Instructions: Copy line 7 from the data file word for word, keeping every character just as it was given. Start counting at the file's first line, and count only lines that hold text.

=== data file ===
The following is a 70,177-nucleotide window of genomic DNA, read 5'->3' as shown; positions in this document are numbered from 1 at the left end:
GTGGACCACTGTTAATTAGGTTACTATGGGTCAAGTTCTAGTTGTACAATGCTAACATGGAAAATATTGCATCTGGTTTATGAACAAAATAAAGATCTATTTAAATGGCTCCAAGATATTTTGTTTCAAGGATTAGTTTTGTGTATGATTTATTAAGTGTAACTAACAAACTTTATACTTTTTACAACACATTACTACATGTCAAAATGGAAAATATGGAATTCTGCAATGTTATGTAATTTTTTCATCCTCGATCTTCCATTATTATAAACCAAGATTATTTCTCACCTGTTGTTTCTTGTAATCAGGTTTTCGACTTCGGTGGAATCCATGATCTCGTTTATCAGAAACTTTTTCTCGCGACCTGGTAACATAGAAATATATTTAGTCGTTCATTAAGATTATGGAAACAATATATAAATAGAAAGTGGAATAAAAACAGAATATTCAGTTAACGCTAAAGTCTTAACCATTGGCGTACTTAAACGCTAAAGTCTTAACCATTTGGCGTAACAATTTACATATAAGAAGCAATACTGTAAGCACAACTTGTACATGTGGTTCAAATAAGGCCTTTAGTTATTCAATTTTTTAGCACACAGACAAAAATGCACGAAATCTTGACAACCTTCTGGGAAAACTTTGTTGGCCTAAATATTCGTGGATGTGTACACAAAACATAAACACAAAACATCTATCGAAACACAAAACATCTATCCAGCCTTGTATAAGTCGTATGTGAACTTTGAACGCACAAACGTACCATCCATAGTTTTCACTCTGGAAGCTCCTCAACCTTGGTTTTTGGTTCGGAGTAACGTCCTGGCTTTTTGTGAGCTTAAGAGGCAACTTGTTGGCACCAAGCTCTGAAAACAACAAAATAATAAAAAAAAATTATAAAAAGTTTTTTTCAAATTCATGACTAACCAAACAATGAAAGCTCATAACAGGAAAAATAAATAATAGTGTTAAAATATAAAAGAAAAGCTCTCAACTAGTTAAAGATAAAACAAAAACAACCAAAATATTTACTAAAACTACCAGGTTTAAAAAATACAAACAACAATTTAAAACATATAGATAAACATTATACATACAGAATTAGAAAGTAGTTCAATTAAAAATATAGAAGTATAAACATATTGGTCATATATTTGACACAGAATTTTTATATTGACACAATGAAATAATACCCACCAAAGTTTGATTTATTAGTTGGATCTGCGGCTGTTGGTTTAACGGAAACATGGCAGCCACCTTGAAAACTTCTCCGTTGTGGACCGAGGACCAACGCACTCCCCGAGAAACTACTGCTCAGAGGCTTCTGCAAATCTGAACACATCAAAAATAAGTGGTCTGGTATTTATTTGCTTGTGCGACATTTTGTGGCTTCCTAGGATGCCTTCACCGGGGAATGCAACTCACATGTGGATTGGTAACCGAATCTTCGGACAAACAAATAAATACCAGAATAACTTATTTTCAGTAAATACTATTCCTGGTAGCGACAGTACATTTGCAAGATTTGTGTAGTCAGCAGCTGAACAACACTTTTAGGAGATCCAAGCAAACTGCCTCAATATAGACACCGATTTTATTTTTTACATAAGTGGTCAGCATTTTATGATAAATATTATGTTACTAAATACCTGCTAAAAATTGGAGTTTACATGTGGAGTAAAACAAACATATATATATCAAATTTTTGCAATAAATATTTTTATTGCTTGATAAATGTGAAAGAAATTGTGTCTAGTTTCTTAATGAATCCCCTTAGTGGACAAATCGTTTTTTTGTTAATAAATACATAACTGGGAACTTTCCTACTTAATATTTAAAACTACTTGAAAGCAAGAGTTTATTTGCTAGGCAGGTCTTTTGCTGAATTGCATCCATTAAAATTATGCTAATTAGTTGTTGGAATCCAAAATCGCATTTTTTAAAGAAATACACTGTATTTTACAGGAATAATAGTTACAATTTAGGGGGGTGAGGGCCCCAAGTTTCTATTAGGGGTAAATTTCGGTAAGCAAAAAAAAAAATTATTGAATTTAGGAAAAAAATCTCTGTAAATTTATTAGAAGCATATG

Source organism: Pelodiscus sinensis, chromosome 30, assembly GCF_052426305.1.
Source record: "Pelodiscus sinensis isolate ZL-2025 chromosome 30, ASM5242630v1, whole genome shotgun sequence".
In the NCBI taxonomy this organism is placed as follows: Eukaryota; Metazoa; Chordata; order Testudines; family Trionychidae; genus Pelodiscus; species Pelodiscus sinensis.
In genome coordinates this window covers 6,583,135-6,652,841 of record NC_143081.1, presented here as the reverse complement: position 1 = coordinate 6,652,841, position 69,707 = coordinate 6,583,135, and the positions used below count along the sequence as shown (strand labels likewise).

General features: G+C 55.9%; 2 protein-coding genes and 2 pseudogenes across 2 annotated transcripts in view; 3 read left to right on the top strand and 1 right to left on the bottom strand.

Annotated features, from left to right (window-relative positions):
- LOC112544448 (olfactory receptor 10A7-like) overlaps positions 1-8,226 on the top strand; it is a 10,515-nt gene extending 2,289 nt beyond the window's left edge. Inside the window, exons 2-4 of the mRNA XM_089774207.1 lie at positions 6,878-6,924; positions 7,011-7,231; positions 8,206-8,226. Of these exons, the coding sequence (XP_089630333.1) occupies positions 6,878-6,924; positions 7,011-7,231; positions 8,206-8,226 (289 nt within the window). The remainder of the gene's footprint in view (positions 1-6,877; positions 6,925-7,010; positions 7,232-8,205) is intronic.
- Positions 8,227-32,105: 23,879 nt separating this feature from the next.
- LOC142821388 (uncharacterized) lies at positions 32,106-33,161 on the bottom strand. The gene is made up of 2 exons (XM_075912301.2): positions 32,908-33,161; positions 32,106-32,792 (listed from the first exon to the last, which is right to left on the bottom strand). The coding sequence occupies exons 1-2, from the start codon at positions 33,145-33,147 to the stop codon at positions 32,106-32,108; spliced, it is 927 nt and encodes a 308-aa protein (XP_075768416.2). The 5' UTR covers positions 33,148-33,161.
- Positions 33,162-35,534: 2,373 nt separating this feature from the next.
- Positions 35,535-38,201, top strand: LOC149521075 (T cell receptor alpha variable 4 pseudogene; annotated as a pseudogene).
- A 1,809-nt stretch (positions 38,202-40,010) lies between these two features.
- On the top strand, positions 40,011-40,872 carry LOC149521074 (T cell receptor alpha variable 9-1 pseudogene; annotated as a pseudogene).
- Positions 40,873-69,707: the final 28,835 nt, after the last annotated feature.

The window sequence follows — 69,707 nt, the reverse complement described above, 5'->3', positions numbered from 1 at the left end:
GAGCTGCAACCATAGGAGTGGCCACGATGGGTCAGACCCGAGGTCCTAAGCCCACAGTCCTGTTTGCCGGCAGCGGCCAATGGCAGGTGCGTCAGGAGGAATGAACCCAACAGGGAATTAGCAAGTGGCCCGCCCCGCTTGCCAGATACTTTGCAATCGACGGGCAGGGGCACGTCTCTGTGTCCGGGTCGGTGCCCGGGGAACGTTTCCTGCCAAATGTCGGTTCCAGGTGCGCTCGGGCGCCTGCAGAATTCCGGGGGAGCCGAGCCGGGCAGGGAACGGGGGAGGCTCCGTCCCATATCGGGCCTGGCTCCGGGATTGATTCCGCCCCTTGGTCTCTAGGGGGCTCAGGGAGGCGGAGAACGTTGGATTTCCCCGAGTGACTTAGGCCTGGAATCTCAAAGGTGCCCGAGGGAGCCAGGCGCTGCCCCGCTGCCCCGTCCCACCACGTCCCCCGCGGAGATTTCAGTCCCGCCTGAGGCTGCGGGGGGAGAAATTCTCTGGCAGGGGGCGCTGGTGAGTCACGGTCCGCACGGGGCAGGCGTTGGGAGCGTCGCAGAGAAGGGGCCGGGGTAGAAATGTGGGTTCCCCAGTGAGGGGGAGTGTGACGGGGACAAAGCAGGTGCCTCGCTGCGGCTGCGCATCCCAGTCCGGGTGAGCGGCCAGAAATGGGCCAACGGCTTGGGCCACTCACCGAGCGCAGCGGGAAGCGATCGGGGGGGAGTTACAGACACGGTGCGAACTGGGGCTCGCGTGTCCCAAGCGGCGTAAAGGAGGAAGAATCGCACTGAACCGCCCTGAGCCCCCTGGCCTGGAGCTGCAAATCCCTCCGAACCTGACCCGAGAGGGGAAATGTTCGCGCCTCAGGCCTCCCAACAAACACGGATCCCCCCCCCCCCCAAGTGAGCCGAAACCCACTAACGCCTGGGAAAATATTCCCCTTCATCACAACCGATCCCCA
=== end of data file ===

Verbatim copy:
General features: G+C 55.9%; 2 protein-coding genes and 2 pseudogenes across 2 annotated transcripts in view; 3 read left to right on the top strand and 1 right to left on the bottom strand.